I'm not even a marketing consultant. I bet a marketing consultant could come up with some even better answers. But please, please move away from the same old sprawl-inducing stopgaps. Repeat after me one more time:

Park and Rides are Not the Answer!

Wednesday, August 15, 2007

Please Give to the Anti-Curb Cut Fund!

We know that cars are bad.

Curb cuts, driveways and garages are also bad. They look bad, and they get in the way of people trying to walk down the street. But most importantly, they're bad because they make it easier for people to own cars!

I once rented a house that not only had a curb cut, but a driveway and a garage. I didn't own a car, so I rode around town with the garage door opener on the handlebars of my bike. It was fun for a little while, but then I realized that it was kind of a waste of space, even though it was a small garage. I talked to my landlord, and he took $50 off my monthly rent and rented the garage to the guy who lived behind us.

But I know that not everyone is like me, and most Americans would see a garage as a valuable place to store a car. In dense cities like New York, not having a garage or a driveway can deter some people from even owning a car (or a second car), because it's so hard to find (or afford) parking.

In my neighborhood there is a significant opposition to curb cuts, largely on aesthetic grounds. There are restrictions against putting in curb cuts in some areas, but once someone's poured the concrete, there's no easy way to get rid of them. Even if the owners move, it's very likely that they'll sell the place to someone who wants to use the curb cut. Who would buy a house with a curb cut just to tear it out and re-sod the grass? This is a source of frustration for many of my neighbors.

But now I have an idea: use the Power of Real Estate!

I recently heard a neighbor talking about how she had had trouble with a nearby business that attracted undesirables (my word - read what you like into it), so she bought the building, closed down the establishment and opened a different one, that brought in a different clientele. The things you can do if you can afford to buy a building - or borrow enough!

I thought about that in relation to curb cuts. Imagine if, whenever there's a house with a curb cut on the market you could buy it, tear up the driveway and put down grass. If there's a driveway or parking lot, tear that up too. If there's a garage, renovate it into a basement, workshop or sitting room. You might get less money for it in the end, but wouldn't it be worth it? How much would you pay to get rid of a curb cut?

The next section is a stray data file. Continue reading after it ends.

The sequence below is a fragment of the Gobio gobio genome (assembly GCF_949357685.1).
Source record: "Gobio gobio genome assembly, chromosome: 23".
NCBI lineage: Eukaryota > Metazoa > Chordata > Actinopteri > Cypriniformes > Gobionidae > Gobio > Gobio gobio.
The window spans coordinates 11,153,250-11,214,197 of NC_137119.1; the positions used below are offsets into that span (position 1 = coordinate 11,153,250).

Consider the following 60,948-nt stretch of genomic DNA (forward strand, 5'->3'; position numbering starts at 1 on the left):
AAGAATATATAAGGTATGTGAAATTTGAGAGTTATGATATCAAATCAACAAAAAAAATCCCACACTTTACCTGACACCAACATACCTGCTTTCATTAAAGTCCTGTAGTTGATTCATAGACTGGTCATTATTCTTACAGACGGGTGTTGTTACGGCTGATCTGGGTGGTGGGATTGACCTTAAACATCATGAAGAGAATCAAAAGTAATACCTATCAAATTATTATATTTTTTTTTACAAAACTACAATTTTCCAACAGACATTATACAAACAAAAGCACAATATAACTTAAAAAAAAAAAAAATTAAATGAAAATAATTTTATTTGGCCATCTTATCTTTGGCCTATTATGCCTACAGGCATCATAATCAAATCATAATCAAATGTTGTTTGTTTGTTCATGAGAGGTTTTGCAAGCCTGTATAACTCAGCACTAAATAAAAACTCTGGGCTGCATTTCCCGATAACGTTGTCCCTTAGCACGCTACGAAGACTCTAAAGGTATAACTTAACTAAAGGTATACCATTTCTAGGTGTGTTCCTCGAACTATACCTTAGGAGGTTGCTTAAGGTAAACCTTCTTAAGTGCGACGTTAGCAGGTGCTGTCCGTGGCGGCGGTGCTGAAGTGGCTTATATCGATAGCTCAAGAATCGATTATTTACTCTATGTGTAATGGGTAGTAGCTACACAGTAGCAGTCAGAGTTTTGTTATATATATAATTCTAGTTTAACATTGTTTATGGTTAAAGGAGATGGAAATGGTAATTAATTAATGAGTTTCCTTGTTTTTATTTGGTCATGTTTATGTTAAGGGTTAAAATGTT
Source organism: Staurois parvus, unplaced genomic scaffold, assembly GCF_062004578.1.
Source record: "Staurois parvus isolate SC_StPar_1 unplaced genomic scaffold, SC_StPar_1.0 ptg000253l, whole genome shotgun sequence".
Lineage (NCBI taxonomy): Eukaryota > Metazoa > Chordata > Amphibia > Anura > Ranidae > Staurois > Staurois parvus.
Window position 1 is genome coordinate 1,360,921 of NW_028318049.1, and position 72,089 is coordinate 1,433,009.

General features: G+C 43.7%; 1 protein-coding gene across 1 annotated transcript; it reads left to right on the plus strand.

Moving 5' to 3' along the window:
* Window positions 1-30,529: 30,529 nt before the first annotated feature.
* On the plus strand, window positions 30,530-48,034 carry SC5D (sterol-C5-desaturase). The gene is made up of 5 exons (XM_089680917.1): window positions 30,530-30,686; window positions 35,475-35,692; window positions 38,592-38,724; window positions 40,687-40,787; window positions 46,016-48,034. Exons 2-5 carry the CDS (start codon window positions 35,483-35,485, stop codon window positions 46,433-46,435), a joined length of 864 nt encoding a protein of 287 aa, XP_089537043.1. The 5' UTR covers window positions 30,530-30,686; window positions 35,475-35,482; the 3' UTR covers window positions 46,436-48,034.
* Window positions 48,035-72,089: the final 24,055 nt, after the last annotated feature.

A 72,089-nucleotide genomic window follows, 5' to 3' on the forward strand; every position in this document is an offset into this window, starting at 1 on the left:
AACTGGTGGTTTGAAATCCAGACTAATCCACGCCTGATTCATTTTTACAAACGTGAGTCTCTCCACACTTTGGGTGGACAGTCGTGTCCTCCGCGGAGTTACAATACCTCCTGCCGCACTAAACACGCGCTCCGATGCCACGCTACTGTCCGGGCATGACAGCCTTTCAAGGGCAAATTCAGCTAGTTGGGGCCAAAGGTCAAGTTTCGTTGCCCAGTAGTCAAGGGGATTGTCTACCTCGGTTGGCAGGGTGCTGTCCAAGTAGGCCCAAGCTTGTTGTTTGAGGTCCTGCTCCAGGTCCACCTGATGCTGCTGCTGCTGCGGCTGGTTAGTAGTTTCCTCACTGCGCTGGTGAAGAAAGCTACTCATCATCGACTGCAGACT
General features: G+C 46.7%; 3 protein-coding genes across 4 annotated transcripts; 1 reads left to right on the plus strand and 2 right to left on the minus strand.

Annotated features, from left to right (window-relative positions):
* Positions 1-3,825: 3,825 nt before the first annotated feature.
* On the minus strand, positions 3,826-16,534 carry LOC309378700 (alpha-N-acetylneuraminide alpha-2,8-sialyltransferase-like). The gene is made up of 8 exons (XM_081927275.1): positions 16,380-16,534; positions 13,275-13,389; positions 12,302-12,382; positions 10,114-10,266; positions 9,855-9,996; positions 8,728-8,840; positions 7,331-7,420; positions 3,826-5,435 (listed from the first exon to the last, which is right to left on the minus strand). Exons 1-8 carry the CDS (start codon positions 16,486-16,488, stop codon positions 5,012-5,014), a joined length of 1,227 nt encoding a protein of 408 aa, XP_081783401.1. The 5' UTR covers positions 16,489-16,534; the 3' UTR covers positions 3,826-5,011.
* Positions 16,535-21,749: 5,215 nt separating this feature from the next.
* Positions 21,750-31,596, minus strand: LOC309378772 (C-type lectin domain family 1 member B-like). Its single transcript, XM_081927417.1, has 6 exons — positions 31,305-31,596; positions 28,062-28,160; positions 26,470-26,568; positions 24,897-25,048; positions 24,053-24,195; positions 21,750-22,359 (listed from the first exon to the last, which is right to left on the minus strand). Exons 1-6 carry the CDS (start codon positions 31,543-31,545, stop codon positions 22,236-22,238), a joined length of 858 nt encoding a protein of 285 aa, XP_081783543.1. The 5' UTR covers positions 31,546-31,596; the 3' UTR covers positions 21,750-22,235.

You wouldn't even have to buy the house. You could just make an offer to the buyer and the seller: you'll tear up the curb cut at your own expense, or reimburse the owner for tearing it up. And you'll pay the closing costs, or maybe the difference between the purchase price and an estimate of what it would have gone for with a curb cut. That would probably come to less than $5,000, right? In exchange, the buyer has to sign a 99-year covenant saying that if they ever put in a curb cut, they forfeit the property to the neighborhood association.

Hey, the house wouldn't even need to change hands. You could offer the current owners the same deal without selling: you'll tear out the curb cut at your expense and pay a lump sum in exchange for the covenant.

Okay, so you don't have a spare $5 grand sitting around. But could you find four neighbors who'd each be willing to spend $1000 to get rid of that curb cut down the block? Or 99 neighbors willing to spend $500 each to help get rid of ten curb cuts in your neighborhood? It might not even need $5,000; I think it only costs $350 to tear up a driveway. You could maybe find a rich anti-curb-cut philanthropist or foundation to give you a matching grant. Or have a fundraising party, or solicit donations on the street. It's an environmentalist action, after all, and helps to stop global warming!

Tuesday, August 7, 2007

Some Basics

Here are some basic assumptions on this blog. I'm well aware that not everyone agrees with them, and I know that they're not true in all circumstances. But, this blog is not a place for discussing them. These are some background assumptions. I may change them as time goes on or add justifications for them, but for now feel free to critique them ...elsewhere.
  • Cars are bad
  • Transit is good
  • Walking and cycling are good
  • Trains are better than buses